Investing provides substantial income for many taxpayers, but government auditors say the process of reporting such gains is costing the U.S. Treasury billions.
The problem, according to a June 2006 report from the Government Accountability Office, is taxpayer confusion related to the basis of securities. Based on 2001 data, the GAO found that 36% of taxpayers who sold securities that year misreported their capital gains or losses.
The problem in many cases, both in 2001 and today, is that taxpayers don't know the basis for their holdings or failed to adjust it properly.
If you're struggling with basis calculations as the 2007 filing deadline looms, you have a couple of options. And if Congress and the White House get their wish, brokers one day will be offering more help in determining securities' basis amounts.
Compiling Basis Data
First, let's look at the problem.
When you sell a holding, you figure your capital gains or losses using the sale price and the asset's basis. Your broker, as required by law, sends you a statement noting the disposition price. But it's up to you to provide the basis amount. And that's where the trouble begins.
"Conservatively, I'd say 30% to 40% of taxpayers I've dealt with over the years do not have sufficiently correct data about their cost basis," says Mark Washburn, a CPA in Tyler, Texas.
In these cases, Washburn, who also is senior lecturer in accounting for the College of Business and Technology at the University of Texas in Tyler, works with clients to determine how they acquired the stock. The key is just how much information the investor can provide.
Corporate Transaction Complications
But the accuracy of data also is sometimes complicated by corporate transactions. These include mergers, spinoffs and distributions, and stock splits, all of which could have a significant tax impact.
CCH Capital Changes, part of Wolters Kluwer Financial Services, tracks such transactions and compiles an annual list of
that could have tax consequences for individual investors.
"A full understanding of these events is necessary to properly book shareholder accounts," says Richard Ryndak, senior tax analyst for CCH Capital Changes. He cites last year's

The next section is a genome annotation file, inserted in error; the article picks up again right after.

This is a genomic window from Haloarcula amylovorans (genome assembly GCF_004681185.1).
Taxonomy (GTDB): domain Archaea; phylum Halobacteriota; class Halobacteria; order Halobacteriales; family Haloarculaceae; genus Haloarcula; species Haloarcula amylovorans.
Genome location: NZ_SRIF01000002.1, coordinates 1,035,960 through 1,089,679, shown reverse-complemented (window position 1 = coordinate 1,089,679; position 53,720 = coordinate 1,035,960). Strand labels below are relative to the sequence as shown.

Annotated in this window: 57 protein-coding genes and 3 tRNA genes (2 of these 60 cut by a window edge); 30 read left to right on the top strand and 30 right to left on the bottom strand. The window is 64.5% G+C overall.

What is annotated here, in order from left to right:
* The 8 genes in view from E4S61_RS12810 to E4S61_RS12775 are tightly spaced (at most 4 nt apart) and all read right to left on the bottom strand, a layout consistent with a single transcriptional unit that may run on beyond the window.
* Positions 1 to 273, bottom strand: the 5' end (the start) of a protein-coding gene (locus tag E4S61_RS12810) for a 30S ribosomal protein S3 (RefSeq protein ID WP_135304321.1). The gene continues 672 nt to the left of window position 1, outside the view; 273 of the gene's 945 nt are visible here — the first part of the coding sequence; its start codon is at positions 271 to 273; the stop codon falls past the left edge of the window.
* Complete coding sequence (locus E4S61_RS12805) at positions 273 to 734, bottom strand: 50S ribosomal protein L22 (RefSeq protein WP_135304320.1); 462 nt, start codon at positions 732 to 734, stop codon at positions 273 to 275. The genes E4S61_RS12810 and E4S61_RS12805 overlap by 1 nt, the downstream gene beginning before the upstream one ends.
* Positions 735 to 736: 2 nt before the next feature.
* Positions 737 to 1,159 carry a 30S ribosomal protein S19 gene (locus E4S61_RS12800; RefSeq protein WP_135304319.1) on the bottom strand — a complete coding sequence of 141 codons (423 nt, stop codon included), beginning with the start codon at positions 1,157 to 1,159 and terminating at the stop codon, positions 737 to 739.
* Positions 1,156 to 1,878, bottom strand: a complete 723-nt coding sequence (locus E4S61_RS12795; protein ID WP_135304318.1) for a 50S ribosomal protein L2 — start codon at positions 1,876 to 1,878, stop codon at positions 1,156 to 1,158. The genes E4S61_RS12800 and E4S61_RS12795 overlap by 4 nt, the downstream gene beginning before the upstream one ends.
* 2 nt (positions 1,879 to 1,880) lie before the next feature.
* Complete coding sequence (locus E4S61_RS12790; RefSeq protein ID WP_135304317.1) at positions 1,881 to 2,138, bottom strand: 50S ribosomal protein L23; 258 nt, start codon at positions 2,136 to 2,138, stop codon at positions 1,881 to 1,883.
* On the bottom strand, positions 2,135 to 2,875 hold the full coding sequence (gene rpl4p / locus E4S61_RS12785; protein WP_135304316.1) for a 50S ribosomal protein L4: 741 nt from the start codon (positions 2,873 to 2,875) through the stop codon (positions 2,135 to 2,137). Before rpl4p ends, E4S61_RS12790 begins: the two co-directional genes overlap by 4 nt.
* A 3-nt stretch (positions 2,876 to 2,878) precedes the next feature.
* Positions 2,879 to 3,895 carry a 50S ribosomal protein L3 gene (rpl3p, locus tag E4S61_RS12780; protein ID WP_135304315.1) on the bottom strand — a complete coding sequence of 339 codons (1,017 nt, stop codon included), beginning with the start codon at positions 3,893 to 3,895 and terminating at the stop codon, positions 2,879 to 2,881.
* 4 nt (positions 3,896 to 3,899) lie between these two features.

deal as an example of the various factors that could pose tax-reporting problems.
In this taxable exchange, shareholders of the Dutch company received shares of
Royal Bank of Scotland
as well as cash in euros. To accurately compute gain or loss, taxpayers must convert share values and euros into U.S. dollars, as well as determine the actual date of exchange. Because shares were accepted over several weeks and, given the fluctuations in share prices and exchange rates, gain or loss likely varied significantly among shareholders.
Some brokers are equipped to handle these types of calculations, Ryndak says. But even the broker might run into trouble unless he or she handled the sale and knew the exact dates.
Required Broker Basis Reporting
Some help sorting through such complications is available to both individual investors and brokers via subscription services such as CCH Capital Changes and portfolio management software programs such as GainsKeeper (also a Wolters Kluwer product).
But federal lawmakers believe the best approach is enhanced third-party reporting of investment transactions. As part of the House foreclosure relief bill now under consideration, housing provision costs would be paid for in part by mandatory cost basis reporting by brokers for transactions involving publicly traded securities. The provision would apply to stock acquired after Jan. 1, 2010; for other securites (e.g., bonds), the effective date would be Jan. 1, 2012. The Joint Committee on Taxation staff estimates that such enhanced reporting would raise $8.05 billion over 10 years.
A "sure thing" is a rarity, of course, when it comes to federal legislation, especially in an election year. Although President Bush supports increased basis reporting and a similar version was approved by the House last December, the Senate's housing assistance measure does not contain basis language.
But Stevie Conlon, tax director for GainsKeeper, believes the measure is closer than ever to becoming law. "If the
legislative alignment is right, it could become law quickly," says Conlon, whose Capitol Hill sources have been willing to offer "a much stronger view about a provision's chances than most people are usually willing to give on tax bills."
Options Until Then
While such added transaction data could help investors more accurately figure their tax liability on future sales, what is a filer today, facing the April 15 deadline and uncertainty about a security's basis, to do?
In addition to utilizing specialty software or subscription services, taxpayers can check local law or technical libraries for stock historical data.
You also can request an extension to file. Of course, you'll still have to pay any taxes you estimate you owe.
Washburn recommends that investors still working through transaction-basis issues go ahead and file using the data they have.
"If they think they can get more accurate information later but don't have accurate information at the moment, make the most reasonable estimate now and file the return," he says. "Then when they get the more accurate information, they can come back and file an amended return."
Kay Bell, a free-lance writer and editor in Austin, Texas, has been writing about taxes for a decade. She has two tax blogs, Don't Mess With Taxes and Eye on the IRS.